Present Tense Fitness
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Dance and Sports Performance

Strength training and conditioning approaches for dancers

Strength: It's Not Just Muscle

I was speaking to a prospective general population client this week, and the person asked me how quickly they would see results. I don’t remember exactly what I told them, but it was something along the lines of “expect to see the results in increments of months, not weeks.” But I told them they would feel stronger, more mobile, and generally better rather quickly. We don't do the hard sell in our studio, and we’ve developed what I hope is a good reputation because we always tell the truth—even when it might not be what a potential customer wants to hear. Building trust through transparency is really our most important marketing technique.

What might be a hard sell for general population clients ought to make dancers, particularly female ballet dancers, rejoice. Because the core of my messaging to the prospective body composition client was this: you can get stronger and more mobile without necessarily building a ton of muscle or immediately changing what your body looks like.

“Augmented neural drive is thought to occur via increased agonist (i.e., the major muscles involved in a specific movement or exercise) muscle recruitment, improved neuronal firing rates, and greater synchronization in the timing of neural discharge during high-intensity muscular contractions. In addition, a reduction in inhibitory mechanisms (i.e., from Golgi tendon organs) is also thought to occur with long-term training.”

—National Strength and Conditioning Association, Essentials of Strength and Conditioning

This paragraph is all about strength and all about the central nervous system but not at all about muscle growth. So when well-meaning dance teachers tell ballerinas that they shouldn’t lift weights in-season because it will make them “too bulky,” what they’re failing to recognize is all of the other potential benefits that can keep the dancer saf(er) during the performance season if she focuses on staying strong. “…it is apparent,” the text goes on, “that neural adaptations typically occur before any structural changes in skeletal muscle are apparent.” (emphasis added) In other words, you’ll get stronger before you have had the time to even build bigger muscles. That’s frustrating for the general population client but great news for dancers! It means there exists a sweet spot wherein we can ensure that a dancer remains strong through her season without making her “bulky.”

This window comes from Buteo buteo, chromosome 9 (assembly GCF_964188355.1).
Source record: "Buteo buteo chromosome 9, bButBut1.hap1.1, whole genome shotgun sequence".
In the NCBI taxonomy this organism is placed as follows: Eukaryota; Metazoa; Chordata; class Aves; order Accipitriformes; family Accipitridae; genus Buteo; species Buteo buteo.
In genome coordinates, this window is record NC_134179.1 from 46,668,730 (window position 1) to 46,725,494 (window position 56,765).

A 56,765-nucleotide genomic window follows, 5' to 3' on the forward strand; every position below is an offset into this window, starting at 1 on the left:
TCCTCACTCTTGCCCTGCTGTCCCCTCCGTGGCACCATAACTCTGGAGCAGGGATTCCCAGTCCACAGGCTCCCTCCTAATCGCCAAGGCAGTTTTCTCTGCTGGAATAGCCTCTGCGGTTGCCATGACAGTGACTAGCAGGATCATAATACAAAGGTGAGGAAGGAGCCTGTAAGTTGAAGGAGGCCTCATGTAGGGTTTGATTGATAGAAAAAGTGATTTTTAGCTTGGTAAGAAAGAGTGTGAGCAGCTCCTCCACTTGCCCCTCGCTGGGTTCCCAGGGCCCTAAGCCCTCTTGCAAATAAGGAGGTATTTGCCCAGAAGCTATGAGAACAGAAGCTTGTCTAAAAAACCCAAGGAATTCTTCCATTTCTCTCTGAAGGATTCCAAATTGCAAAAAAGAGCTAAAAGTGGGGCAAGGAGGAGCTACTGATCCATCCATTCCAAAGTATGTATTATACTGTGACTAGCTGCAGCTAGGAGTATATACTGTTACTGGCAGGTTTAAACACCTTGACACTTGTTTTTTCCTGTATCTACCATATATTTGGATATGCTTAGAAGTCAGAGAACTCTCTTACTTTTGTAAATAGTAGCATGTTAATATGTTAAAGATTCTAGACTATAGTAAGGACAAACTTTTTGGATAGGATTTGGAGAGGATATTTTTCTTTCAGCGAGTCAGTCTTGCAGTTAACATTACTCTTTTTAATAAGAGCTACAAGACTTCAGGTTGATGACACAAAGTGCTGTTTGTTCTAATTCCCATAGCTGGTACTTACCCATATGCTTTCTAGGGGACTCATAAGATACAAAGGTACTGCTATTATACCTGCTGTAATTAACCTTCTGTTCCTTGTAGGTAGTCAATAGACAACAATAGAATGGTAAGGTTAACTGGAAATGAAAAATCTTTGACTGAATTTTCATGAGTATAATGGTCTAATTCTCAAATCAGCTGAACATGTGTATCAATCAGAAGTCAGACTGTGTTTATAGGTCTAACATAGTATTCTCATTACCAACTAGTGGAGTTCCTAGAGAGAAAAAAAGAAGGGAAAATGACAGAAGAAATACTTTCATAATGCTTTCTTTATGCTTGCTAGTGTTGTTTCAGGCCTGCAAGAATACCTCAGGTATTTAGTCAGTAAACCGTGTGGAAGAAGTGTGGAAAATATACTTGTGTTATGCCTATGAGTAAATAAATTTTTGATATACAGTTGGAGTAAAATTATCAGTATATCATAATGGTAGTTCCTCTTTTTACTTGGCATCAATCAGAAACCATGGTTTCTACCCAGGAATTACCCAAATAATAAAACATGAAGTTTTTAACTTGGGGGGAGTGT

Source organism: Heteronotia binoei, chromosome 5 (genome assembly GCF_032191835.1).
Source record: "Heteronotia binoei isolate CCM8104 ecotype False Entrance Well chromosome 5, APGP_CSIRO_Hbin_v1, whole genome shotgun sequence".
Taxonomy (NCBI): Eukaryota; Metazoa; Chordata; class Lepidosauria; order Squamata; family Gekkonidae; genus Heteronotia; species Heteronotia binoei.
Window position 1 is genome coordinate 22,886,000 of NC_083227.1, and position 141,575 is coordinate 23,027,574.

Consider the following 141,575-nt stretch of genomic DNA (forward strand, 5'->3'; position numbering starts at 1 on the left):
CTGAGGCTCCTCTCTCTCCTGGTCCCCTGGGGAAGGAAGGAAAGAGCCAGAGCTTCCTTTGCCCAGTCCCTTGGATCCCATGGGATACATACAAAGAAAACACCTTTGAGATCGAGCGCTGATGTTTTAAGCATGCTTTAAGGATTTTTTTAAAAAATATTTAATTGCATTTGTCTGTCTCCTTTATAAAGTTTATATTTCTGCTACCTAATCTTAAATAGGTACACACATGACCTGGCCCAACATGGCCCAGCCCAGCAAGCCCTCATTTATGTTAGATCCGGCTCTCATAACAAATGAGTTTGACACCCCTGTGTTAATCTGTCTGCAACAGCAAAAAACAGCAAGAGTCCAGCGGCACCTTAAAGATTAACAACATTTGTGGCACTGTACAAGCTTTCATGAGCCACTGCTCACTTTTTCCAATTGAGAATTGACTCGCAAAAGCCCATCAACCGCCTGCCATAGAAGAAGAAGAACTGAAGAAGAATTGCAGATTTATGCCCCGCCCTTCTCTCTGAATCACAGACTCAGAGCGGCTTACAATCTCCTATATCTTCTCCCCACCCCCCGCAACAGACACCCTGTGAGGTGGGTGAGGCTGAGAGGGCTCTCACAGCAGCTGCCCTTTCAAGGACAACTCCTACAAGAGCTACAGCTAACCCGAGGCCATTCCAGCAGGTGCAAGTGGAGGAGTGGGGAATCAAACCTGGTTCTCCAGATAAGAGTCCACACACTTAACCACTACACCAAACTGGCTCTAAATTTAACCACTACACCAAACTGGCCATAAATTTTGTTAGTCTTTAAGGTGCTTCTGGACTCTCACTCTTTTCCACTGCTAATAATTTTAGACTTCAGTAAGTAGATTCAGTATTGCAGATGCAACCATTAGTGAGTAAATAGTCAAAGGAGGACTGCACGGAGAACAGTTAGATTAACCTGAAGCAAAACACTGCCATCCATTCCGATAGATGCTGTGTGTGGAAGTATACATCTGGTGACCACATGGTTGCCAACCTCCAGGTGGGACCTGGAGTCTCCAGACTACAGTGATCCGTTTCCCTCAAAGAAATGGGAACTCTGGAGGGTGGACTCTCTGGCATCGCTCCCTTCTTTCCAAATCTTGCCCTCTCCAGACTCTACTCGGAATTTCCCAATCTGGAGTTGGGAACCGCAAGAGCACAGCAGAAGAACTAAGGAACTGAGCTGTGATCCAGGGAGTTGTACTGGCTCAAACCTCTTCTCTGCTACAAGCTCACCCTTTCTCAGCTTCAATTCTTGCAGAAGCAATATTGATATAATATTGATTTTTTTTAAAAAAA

So what does this sweet spot look like? First, we’ll limit volume, which is the primary mechanism through which athletes and bodybuilders build bigger muscle. Second, in-season we’ll prioritize movement and joint health, which is another way of saying articular mobility. Why is this phrase, “articular mobility,” important?

It’s another aspect of strength that people often forget or neglect because they mistakenly believe that strength training is all about hypertrophy. To understand why this is wrong, we have to distinguish what it means to be a strong athlete or dancer versus what it means to be a strong lifter. Team-oriented strength and conditioning coaches are tasked with developing strong dancers and athletes, not lifters. Often the strongest dancer or athlete in the context of their activity won’t be the strongest lifter in the weightroom.

Dr. Stuart McGill talked about this concept on Eric Cressey’s “Elite Baseball Development” podcast recently using the phrase “mechanical composite;” that is, the pitcher who can throw 100-miles-per-hour isn’t likely to be the strongest person under a barbell, but will be best at expressing composite mechanics necessary to unfurl specific power. It’s not difficult to make a connection between a pitcher and a dancer. The strength coach working with a ballerina isn’t trying to build a Crossfit athlete, but a resilient movement artist with the best mechanical composite possible.

The in-season ballerina workout might include one power movement, one lower body strength movement, two upper body strength movements, and a lot of articular mobility work (controlled articular rotations for ankles, hips, and shoulders, for instance). For comparison, a strength athlete might do a power movement, a heavy lower body movement, lighter lower body accessory movements, and multiple upper body accessory and/or strength movements in the same workout. And while that strength athlete almost certainly also will have mobility needs, they won’t compare to that of the ballerina—and their respective training programs should reflect this fact.

Strength coaches agree that in-season strength and conditioning is critical for keeping athletes both powerful and resilient against injury late in the competitive year. My sense of the dance world is some traditionalists will hear that and think that it looks like heavy back squats and power cleans. What it actually looks like is substituting barbell squats for kettlebell squats in a front rack position for, say, a baseball catcher who needs to balance the need for strong legs with the need for rest given his positioning through a nine-inning game. In a dance-specific context that might mean substituting more dance-specific yoga focusing on functional spinal movement for some of the traditional externally loaded strength exercises, which we’d reduce to the minimum effective dose. The focus would be on maintaining strength—not hypertrophy.


Like what you’re reading? Be the first to find out about our Dancer’s Guide to Strength & Conditioning, coming this Fall 2019. Go here for more information.